The European Union announced last week that it will impose an embargo on Russian crude oil and refined products, including base oils and lubricants, by the end of 2022.
Russian refiners who export base oils will be hit hard by the measure, part of the sixth round of EU sanctions imposed in the wake of Moscow’s military invasion of Ukraine. The embargo is similar to one that the political and economic bloc imposed for a number of years against Iranian oil over that country’s nuclear program. The EU lifted that embargo in 2016.
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The measure, announced last week by European Commission President Ursula von der Leyen, would ban imports of Russian crude oil and refined products by nearly all of the EU by the end of the year. Hungary and Slovakia, which are said to be too dependent on Russia for energy, are temporarily exempted, receiving a grace period until December 2023.
The United States has already banned imports of Russian crude.
Domestic marketers of finished lubricants would not be affected by the EU’s embargo, because Russia traditionally is not an exporter of finished products to Europe, except to bordering countries, like Ukraine and the Baltic states.
“It is difficult to say how this ban will affect our industry,” a lubricant producer who asked not to be identified, told Lube Report. There are always possibilities for alternative base oil export channels, such as India, Southeast Asia or China, the producer said.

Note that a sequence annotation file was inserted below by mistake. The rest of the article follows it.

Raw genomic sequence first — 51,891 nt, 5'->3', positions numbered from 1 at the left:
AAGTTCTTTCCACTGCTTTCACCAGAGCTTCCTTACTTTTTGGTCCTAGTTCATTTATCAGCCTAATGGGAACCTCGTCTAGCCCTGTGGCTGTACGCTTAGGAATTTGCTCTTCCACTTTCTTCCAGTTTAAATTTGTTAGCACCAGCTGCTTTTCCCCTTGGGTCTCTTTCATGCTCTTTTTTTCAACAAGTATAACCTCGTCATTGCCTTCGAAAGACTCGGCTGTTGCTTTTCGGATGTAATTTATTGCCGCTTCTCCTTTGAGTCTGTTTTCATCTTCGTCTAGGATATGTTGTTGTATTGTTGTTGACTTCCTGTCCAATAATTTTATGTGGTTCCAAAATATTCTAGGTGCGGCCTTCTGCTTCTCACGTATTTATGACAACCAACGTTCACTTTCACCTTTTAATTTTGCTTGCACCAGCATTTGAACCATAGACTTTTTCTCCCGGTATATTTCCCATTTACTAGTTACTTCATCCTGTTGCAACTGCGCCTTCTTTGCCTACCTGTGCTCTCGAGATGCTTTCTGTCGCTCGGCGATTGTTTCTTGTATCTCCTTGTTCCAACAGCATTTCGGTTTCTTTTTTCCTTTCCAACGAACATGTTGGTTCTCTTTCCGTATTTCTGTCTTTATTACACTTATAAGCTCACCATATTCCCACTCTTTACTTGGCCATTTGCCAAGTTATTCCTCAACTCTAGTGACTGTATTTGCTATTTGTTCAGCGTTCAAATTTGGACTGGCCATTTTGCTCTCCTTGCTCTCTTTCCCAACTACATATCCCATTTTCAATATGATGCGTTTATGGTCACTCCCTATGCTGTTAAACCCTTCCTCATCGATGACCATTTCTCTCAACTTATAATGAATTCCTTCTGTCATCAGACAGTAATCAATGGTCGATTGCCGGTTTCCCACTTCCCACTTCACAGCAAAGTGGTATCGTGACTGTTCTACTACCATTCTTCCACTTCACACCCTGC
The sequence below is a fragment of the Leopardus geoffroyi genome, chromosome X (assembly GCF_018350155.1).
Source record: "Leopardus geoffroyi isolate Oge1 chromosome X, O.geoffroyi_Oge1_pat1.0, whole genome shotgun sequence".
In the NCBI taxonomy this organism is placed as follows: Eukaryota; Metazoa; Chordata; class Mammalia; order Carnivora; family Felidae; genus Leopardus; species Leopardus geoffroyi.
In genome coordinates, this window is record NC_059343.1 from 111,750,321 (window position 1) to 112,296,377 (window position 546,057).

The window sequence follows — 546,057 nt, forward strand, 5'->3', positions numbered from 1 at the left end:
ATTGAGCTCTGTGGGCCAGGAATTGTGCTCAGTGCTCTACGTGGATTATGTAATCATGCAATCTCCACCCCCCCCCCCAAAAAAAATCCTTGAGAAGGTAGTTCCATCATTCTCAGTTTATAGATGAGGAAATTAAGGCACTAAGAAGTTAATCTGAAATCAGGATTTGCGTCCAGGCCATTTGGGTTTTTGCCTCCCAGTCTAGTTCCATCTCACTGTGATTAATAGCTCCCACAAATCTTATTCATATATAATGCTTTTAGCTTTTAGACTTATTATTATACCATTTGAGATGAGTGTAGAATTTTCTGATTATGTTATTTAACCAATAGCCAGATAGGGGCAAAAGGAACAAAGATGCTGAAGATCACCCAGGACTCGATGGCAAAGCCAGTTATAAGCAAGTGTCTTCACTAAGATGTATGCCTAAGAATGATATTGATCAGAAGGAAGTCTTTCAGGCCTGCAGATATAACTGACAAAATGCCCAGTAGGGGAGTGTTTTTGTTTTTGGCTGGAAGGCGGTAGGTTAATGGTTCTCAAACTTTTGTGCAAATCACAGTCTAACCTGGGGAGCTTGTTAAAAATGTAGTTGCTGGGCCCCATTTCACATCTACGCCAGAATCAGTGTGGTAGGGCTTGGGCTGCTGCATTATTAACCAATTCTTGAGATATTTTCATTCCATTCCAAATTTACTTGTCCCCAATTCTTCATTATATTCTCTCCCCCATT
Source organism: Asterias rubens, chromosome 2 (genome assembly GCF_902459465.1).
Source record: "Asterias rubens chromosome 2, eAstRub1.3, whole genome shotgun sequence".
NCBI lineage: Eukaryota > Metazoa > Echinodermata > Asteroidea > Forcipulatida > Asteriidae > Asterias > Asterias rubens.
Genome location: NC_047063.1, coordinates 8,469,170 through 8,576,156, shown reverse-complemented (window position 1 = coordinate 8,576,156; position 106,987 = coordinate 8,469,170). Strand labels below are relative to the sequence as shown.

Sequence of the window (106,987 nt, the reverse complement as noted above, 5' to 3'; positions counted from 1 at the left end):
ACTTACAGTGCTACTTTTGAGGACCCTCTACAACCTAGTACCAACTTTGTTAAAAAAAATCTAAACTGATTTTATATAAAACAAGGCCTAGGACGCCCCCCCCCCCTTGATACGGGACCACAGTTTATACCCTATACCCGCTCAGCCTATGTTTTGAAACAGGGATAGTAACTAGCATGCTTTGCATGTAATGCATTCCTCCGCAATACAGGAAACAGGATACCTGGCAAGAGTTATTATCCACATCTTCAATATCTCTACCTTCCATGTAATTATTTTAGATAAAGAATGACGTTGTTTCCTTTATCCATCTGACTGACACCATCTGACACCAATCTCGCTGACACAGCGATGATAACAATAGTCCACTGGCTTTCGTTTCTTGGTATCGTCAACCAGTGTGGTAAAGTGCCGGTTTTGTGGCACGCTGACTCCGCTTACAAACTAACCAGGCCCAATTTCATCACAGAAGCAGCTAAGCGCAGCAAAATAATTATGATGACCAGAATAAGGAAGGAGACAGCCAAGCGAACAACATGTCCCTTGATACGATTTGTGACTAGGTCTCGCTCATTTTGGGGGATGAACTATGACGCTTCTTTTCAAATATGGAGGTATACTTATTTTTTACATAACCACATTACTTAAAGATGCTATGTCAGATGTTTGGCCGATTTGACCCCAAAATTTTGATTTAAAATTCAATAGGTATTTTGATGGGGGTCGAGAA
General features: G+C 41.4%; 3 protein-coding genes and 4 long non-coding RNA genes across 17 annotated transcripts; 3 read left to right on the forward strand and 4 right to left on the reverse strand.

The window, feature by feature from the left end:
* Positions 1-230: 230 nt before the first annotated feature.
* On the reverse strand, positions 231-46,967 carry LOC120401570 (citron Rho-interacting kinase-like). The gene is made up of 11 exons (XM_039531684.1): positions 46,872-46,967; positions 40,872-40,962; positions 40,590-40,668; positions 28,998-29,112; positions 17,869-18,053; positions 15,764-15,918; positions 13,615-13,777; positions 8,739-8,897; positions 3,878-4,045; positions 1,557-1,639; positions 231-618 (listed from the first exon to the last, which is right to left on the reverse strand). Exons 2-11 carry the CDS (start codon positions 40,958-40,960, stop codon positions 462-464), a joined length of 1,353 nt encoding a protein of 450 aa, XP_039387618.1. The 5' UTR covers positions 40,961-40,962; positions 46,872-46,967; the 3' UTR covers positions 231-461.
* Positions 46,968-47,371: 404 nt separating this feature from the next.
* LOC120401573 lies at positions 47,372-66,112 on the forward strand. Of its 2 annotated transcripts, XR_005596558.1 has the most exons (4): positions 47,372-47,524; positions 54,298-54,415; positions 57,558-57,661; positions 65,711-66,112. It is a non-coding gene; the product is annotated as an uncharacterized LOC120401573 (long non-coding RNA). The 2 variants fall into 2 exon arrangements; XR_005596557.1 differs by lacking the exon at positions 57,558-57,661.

Rosneft and Gazprom Neft did not respond to questions.
Alternative logistics routes to Asia or other destinations are overloaded and will not be able to take Russian export flows, Denis Varaksin, base oil trader with the Berlin-based DYM-Resources, told Lube Report last week.
Because of the sanctions and the imminent oil embargo, he said, Russian refiners are going through a big transition.
“Everybody is actively looking for ways to diversify their business,” Varaksin said.
He predicted those who still buy Russian oils will stop doing so around the middle of May. In the previous round of sanctions, deliveries on already completed contracts were allowed until May 15. He said companies would stop Russian base oils because of financial and logistics measures against Russian banks and transporters.
“It is very difficult to make any payment to Russia as major European and international banks refuse to do the transfers, even if it is absolutely legal,” Varaksin said. “The EU also banned Russian-registered trucks from carrying products in the EU, while major shipping lines like Maersk, MSC and CGM-CMA do not accept booking for Russian cargoes. Shipowners for bulk business are also refusing to take Russian cargoes.”
As a result of sanctions, DYM expects Russian base oil exports to slump from 30% to 50% this year and to further decline in 2023. In 2021, Russian land and rail base oil export deliveries reached 1.2 million tons, the trader said.